Friday, August 8, 2014

#transbrant: a lesson in waiting, and the start of a new normal

DISCLAIMER: this is a very long post. And kind of emotional. But there is a happy ending (sorry if I ruined it for you).

photo by my awesome mother, @sharid86


In the past, I have prided myself on transparency and honesty. I have claimed to hold myself to a standard of genuineness (is that really the noun form of genuine? Come on, English language, do better.) of sharing my thoughts and worries and struggles with those around me.

But in this area, I have failed. Many times I have shared things from the "universal you" perspective, life lessons that I did not have to claim as my own, so that I could share the lessons I learned without having to share the tricky things that got me to those points. But rarely did I talk about my own shortcomings and struggles and hardships, as to avoid any weakness or vulnerability.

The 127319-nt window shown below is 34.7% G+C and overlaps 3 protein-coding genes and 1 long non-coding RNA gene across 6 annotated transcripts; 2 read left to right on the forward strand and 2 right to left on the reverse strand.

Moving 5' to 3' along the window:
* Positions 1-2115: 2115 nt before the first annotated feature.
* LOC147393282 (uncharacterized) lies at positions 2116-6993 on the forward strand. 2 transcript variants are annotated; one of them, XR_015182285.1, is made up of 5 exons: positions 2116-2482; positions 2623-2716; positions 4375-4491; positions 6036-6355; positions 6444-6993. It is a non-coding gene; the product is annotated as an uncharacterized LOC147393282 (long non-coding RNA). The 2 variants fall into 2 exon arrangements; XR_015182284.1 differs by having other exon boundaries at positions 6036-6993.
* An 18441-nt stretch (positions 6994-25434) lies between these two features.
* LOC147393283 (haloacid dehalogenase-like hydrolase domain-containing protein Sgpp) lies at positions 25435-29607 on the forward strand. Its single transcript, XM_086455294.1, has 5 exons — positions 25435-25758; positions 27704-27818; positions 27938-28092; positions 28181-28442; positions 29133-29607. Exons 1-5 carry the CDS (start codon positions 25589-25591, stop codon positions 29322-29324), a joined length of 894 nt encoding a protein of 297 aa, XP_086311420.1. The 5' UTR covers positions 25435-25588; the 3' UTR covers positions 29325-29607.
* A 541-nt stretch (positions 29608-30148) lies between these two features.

One major area of my life revolves around my father's health, and this is something I rarely discuss with people. On the occasions I do discuss it, I briefly summarize the situation, play down the seriousness of it, and gloss over how it affects me and those I love. I keep a smile across my face, despite my averted eyes, and attempt to move the conversation forward, hoping no one asks probing questions. I am well-versed in making it look like things are under control, and only those who know me closest can see beyond the fa├žade.